He stressed that migration will completely change the world that we now live in, and what happens in 2050 and beyond will be a consequence of what is happening now. He added that those who fail to protect themselves now will not be able to do so in 2050 or 2060.
The Prime Minister told the businesspeople in the audience: “our economic successes will be meaningless if the businesses you leave to your children and grandchildren are inherited in a world in which life is not good”.
He also said that those who want a “United States of Europe” represent pro-immigration policies, and are championing the cause of a Europe transformed by immigrants.
Mr. Orbán pointed out that at the beginning of the year he identified four priority tasks: making preparations for a demographic turnaround; creating the conditions necessary for an economic growth rate 2 per cent above the European Union average; the radical transformation of vocational training; and drafting an “outward investment” strategy for investing abroad, which seeks to support investment by Hungarian businesses outside the country.
In the context of demography, the Prime Minister said that the goal is to halt Hungary’s demographic decline using family support measures.
Regarding the outward investment strategy, he said that Hungarian businesses must enter the global economic competition, but to enable them to do so it will be necessary to raise funds for them. Mr. Orbán asked central bank governor György Matolcsy to develop the details of such a programme, and also pointed out that Hungarian businesses should make at least as much money abroad as foreign businesses make in Hungary.
Among long-term goals for the period up to 2030, he highlighted the following: Hungary becoming one of the EU’s five best countries, and one of its five most competitive states; a halt to the country’s demographic decline; the physical and economic rebuilding of the Carpathian Basin; turning the whole of Central Europe into a genuine economic region; and the attainment of energy independence. For the latter, he noted, there is a need for development of the Paks Nuclear Power Plant and an increase in solar energy as a percentage of the total. In addition, there must be an eventual change in the sourcing of fossil fuels: gas extracted by Romania must be made available to Hungary; the TurkStream gas pipeline must travel through Hungary; and if agreement can be reached with Slovenia, the Italian LNG terminal will also become accessible.
Mr. Orbán spoke at length about Hungary’s economic and social policy model. He said that the latter stands on the spiritual foundations of Christian Democracy – although this does not refer to faith-based issues, but the protection of ways of life and concepts that arise from Christian culture: human dignity, property and free enterprise, families, the national community and faith communities.
Speaking about the Hungarian economic model, he said that finances must at all times be in order, and therefore the budget deficit must remain below 3 per cent of GDP, and the country’s sovereign debt must continue to decrease – finally being completely in Hungarian hands. He added that it is better to be a creditor than a debtor.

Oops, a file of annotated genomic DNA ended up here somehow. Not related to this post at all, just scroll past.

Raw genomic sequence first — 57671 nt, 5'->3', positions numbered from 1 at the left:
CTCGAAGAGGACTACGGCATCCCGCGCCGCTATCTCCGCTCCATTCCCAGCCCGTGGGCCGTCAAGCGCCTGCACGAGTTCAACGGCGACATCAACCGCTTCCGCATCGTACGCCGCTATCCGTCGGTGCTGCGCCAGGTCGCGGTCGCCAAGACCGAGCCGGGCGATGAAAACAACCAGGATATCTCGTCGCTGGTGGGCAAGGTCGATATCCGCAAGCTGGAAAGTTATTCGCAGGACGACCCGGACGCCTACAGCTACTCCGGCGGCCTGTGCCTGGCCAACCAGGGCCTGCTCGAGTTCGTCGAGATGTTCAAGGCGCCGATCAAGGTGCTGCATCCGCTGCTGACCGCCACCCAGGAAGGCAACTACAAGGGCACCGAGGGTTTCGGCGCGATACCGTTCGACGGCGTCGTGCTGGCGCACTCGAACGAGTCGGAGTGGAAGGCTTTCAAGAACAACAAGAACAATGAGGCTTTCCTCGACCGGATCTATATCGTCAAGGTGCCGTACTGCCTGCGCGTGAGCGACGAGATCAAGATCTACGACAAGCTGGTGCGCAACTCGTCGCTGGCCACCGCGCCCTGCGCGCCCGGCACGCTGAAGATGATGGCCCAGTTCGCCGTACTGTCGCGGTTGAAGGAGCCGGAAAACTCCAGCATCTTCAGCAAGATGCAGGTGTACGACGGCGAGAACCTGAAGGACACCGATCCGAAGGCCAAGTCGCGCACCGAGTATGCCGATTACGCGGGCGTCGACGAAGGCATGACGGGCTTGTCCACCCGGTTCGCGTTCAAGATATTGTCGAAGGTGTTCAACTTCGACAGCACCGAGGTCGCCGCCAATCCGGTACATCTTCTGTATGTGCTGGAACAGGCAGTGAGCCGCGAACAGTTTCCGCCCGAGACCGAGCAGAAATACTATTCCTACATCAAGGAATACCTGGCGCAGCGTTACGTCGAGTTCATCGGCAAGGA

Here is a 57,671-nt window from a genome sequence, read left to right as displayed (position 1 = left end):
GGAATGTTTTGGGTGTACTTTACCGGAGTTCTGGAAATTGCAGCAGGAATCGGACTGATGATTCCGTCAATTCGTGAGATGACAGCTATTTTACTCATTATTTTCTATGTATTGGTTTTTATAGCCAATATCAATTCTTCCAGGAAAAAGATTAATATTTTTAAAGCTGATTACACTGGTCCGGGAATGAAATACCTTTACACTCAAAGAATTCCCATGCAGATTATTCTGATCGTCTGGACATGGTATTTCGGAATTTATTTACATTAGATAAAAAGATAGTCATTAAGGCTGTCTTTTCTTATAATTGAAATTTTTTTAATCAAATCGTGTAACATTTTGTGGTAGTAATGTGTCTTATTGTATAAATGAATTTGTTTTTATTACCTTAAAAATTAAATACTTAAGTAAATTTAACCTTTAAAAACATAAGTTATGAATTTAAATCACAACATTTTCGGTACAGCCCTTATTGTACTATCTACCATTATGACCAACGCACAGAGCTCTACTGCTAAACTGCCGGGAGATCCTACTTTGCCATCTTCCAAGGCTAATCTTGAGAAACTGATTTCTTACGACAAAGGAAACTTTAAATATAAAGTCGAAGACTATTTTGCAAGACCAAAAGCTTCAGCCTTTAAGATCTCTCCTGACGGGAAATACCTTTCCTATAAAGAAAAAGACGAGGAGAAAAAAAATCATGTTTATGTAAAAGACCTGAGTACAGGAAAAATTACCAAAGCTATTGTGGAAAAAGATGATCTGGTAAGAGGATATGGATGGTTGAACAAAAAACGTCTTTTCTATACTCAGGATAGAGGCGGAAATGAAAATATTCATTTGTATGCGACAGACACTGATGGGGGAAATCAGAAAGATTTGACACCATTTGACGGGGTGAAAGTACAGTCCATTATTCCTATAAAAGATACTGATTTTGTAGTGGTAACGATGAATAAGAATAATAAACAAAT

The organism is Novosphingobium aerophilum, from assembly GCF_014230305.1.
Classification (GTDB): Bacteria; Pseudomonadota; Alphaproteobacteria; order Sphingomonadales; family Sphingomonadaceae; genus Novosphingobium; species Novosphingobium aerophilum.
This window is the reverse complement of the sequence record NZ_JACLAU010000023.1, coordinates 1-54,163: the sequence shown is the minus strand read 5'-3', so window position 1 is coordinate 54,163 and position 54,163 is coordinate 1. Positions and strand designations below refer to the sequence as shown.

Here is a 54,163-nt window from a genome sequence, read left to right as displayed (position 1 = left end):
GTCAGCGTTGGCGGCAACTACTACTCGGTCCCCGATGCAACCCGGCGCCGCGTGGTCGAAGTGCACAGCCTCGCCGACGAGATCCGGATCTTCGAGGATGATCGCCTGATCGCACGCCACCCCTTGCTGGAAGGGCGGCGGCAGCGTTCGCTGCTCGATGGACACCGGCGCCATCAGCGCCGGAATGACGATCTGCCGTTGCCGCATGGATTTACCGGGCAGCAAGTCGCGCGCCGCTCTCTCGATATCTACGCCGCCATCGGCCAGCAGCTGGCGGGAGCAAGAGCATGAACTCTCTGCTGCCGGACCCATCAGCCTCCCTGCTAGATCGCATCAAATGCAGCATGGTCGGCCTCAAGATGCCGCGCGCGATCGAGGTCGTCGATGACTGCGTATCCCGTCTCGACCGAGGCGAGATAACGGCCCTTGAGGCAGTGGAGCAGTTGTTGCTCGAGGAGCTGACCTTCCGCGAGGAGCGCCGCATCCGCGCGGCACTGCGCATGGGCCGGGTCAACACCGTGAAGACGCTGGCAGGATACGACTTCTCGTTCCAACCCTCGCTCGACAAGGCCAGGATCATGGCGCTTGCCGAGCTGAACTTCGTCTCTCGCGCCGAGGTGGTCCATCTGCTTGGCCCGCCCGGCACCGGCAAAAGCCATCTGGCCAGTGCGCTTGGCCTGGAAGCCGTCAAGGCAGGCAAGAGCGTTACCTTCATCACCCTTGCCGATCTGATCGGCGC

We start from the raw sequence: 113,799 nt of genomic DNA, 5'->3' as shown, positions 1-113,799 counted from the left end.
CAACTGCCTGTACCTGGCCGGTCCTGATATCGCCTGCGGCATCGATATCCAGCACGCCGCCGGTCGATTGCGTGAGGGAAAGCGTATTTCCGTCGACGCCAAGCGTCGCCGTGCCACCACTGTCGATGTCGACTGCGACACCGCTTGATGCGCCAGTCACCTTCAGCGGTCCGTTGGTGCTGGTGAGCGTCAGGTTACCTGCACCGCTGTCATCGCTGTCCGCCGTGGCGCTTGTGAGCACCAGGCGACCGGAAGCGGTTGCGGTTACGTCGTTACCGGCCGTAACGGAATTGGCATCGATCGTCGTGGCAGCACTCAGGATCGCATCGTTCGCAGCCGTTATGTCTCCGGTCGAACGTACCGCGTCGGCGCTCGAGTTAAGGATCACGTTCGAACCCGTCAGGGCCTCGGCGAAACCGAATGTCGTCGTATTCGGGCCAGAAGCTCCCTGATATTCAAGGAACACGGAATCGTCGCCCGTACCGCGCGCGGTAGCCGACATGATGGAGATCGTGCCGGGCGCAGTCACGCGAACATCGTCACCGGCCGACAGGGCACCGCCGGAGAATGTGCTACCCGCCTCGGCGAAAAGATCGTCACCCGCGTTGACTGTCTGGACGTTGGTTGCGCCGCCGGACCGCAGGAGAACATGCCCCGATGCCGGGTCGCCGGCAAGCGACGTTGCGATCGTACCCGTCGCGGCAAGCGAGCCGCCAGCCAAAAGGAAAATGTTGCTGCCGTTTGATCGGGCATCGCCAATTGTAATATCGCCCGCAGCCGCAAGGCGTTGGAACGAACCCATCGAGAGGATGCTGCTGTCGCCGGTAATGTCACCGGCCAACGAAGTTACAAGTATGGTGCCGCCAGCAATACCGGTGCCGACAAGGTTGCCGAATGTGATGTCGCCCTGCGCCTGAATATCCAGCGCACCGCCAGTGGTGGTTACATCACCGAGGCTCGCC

Further pillars of the economic model are a work-based economy, the family support system, full employment and an industrial paradigm shift. Regarding the latter, he stressed that Hungarian enterprises which are unable to modernise, improve their efficiency and effectively respond to rising wages may go out of business. He also observed that as in the near future the country’s population will not increase dramatically, plans must be based on a workforce of five million workers, and expansion will not occur as a result of new entrants in the labour market or longer working hours.
However, he noted that there are untapped reserves in the emergence of joint enterprises in border areas.
Mr. Orbán went on to highlight that we must appreciate everything which the Hungarians are good at – agriculture and the food industry based on it, sport and culture – as these could also be developed into successful sectors. He said that the country’s growth can enable everyone to take a step forward, and thus poverty can be eliminated.
The Prime Minister also spoke about the relationship between the Government and the National Bank of Hungary. He pointed out that the latter’s independence – as guaranteed in the Constitution – does not mean that the two should not work together, as a lack of cooperation would result in divergence between the real economy and the financial sector.
He also highlighted that economic policy must be informed by two approaches: on the one hand there must be an innovative, courageous economic mentality – as represented by Mr. Matolcsy; and on the other there must be a sober approach which has both feet on the ground – as represented by Finance Minister Mihály Varga. If the two are not present together, he stated, either “we become dreamers” or “get bogged down in reality”, and he added that his task is to realise a successful combination of these two approaches.
At the end of his address, Mr. Orbán warned business leaders that while Hungary is currently on an upward trajectory, one must allow for the possibility of Hungarians taking success for granted, with success leading to drift, deferment of any movement outside their comfort zones, and when things start going well “everyone getting carried away”.
In closing, he said: “The reward for our joint success in recent years is that we must work even more; because if we stop pedalling our bicycle, it will fall over.”